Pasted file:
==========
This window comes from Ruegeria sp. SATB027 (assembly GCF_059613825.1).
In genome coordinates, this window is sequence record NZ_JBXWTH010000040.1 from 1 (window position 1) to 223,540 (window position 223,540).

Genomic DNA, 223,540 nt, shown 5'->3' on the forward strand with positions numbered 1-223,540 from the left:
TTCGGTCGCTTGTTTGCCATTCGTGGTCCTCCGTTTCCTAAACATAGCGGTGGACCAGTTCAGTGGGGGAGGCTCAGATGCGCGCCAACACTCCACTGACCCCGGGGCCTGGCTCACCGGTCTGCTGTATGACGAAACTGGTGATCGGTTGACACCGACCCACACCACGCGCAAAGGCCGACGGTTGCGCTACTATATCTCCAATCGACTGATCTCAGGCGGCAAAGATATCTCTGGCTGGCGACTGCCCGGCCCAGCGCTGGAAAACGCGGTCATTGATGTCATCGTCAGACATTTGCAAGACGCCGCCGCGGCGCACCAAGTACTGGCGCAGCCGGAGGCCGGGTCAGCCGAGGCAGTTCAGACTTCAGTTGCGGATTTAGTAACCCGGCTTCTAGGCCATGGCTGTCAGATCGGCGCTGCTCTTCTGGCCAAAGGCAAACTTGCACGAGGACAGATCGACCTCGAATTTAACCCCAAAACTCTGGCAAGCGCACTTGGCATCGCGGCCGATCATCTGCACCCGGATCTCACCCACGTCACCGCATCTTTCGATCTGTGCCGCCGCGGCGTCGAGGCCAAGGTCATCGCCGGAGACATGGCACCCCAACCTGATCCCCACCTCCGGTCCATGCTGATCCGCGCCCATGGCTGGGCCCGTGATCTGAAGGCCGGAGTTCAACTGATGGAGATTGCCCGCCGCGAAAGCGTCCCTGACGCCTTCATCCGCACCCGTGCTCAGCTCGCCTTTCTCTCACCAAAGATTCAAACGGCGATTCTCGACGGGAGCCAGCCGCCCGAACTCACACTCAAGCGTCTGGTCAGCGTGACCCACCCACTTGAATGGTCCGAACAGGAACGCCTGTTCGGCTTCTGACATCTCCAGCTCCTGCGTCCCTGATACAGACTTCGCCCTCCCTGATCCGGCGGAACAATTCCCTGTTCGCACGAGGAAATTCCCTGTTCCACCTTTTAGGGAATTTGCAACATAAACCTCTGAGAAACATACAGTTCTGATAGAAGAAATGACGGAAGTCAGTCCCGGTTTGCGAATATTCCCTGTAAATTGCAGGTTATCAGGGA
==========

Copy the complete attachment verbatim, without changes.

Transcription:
This window comes from Ruegeria sp. SATB027 (assembly GCF_059613825.1).
In genome coordinates, this window is sequence record NZ_JBXWTH010000040.1 from 1 (window position 1) to 223,540 (window position 223,540).

Genomic DNA, 223,540 nt, shown 5'->3' on the forward strand with positions numbered 1-223,540 from the left:
TTCGGTCGCTTGTTTGCCATTCGTGGTCCTCCGTTTCCTAAACATAGCGGTGGACCAGTTCAGTGGGGGAGGCTCAGATGCGCGCCAACACTCCACTGACCCCGGGGCCTGGCTCACCGGTCTGCTGTATGACGAAACTGGTGATCGGTTGACACCGACCCACACCACGCGCAAAGGCCGACGGTTGCGCTACTATATCTCCAATCGACTGATCTCAGGCGGCAAAGATATCTCTGGCTGGCGACTGCCCGGCCCAGCGCTGGAAAACGCGGTCATTGATGTCATCGTCAGACATTTGCAAGACGCCGCCGCGGCGCACCAAGTACTGGCGCAGCCGGAGGCCGGGTCAGCCGAGGCAGTTCAGACTTCAGTTGCGGATTTAGTAACCCGGCTTCTAGGCCATGGCTGTCAGATCGGCGCTGCTCTTCTGGCCAAAGGCAAACTTGCACGAGGACAGATCGACCTCGAATTTAACCCCAAAACTCTGGCAAGCGCACTTGGCATCGCGGCCGATCATCTGCACCCGGATCTCACCCACGTCACCGCATCTTTCGATCTGTGCCGCCGCGGCGTCGAGGCCAAGGTCATCGCCGGAGACATGGCACCCCAACCTGATCCCCACCTCCGGTCCATGCTGATCCGCGCCCATGGCTGGGCCCGTGATCTGAAGGCCGGAGTTCAACTGATGGAGATTGCCCGCCGCGAAAGCGTCCCTGACGCCTTCATCCGCACCCGTGCTCAGCTCGCCTTTCTCTCACCAAAGATTCAAACGGCGATTCTCGACGGGAGCCAGCCGCCCGAACTCACACTCAAGCGTCTGGTCAGCGTGACCCACCCACTTGAATGGTCCGAACAGGAACGCCTGTTCGGCTTCTGACATCTCCAGCTCCTGCGTCCCTGATACAGACTTCGCCCTCCCTGATCCGGCGGAACAATTCCCTGTTCGCACGAGGAAATTCCCTGTTCCACCTTTTAGGGAATTTGCAACATAAACCTCTGAGAAACATACAGTTCTGATAGAAGAAATGACGGAAGTCAGTCCCGGTTTGCGAATATTCCCTGTAAATTGCAGGTTATCAGGGA